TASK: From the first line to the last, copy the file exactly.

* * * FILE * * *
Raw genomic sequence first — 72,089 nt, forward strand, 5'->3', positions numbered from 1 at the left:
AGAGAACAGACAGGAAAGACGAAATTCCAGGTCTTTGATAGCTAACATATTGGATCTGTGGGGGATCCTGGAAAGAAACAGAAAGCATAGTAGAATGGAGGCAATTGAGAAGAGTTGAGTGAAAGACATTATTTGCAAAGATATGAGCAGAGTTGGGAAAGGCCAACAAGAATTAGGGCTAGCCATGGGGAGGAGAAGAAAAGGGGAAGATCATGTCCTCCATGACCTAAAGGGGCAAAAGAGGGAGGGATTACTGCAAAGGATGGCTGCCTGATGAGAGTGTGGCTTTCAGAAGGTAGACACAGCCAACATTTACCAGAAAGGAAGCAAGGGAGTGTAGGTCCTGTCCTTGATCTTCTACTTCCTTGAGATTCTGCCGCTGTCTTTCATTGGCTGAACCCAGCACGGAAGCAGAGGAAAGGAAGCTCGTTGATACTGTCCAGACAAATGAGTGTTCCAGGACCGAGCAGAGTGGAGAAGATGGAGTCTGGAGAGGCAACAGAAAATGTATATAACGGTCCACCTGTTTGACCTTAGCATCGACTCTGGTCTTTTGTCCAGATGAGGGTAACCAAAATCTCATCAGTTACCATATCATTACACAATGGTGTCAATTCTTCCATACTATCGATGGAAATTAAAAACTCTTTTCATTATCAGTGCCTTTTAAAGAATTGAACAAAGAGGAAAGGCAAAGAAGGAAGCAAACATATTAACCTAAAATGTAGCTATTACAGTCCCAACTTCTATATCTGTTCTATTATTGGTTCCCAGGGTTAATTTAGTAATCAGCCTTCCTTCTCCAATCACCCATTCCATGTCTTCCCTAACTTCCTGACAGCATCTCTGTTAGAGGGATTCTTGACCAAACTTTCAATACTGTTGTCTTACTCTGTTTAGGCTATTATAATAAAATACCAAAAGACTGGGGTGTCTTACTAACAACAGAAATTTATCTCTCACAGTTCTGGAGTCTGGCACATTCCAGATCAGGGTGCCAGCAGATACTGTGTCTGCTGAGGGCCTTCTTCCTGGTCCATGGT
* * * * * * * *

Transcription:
Raw genomic sequence first — 72,089 nt, forward strand, 5'->3', positions numbered from 1 at the left:
AGAGAACAGACAGGAAAGACGAAATTCCAGGTCTTTGATAGCTAACATATTGGATCTGTGGGGGATCCTGGAAAGAAACAGAAAGCATAGTAGAATGGAGGCAATTGAGAAGAGTTGAGTGAAAGACATTATTTGCAAAGATATGAGCAGAGTTGGGAAAGGCCAACAAGAATTAGGGCTAGCCATGGGGAGGAGAAGAAAAGGGGAAGATCATGTCCTCCATGACCTAAAGGGGCAAAAGAGGGAGGGATTACTGCAAAGGATGGCTGCCTGATGAGAGTGTGGCTTTCAGAAGGTAGACACAGCCAACATTTACCAGAAAGGAAGCAAGGGAGTGTAGGTCCTGTCCTTGATCTTCTACTTCCTTGAGATTCTGCCGCTGTCTTTCATTGGCTGAACCCAGCACGGAAGCAGAGGAAAGGAAGCTCGTTGATACTGTCCAGACAAATGAGTGTTCCAGGACCGAGCAGAGTGGAGAAGATGGAGTCTGGAGAGGCAACAGAAAATGTATATAACGGTCCACCTGTTTGACCTTAGCATCGACTCTGGTCTTTTGTCCAGATGAGGGTAACCAAAATCTCATCAGTTACCATATCATTACACAATGGTGTCAATTCTTCCATACTATCGATGGAAATTAAAAACTCTTTTCATTATCAGTGCCTTTTAAAGAATTGAACAAAGAGGAAAGGCAAAGAAGGAAGCAAACATATTAACCTAAAATGTAGCTATTACAGTCCCAACTTCTATATCTGTTCTATTATTGGTTCCCAGGGTTAATTTAGTAATCAGCCTTCCTTCTCCAATCACCCATTCCATGTCTTCCCTAACTTCCTGACAGCATCTCTGTTAGAGGGATTCTTGACCAAACTTTCAATACTGTTGTCTTACTCTGTTTAGGCTATTATAATAAAATACCAAAAGACTGGGGTGTCTTACTAACAACAGAAATTTATCTCTCACAGTTCTGGAGTCTGGCACATTCCAGATCAGGGTGCCAGCAGATACTGTGTCTGCTGAGGGCCTTCTTCCTGGTCCATGGT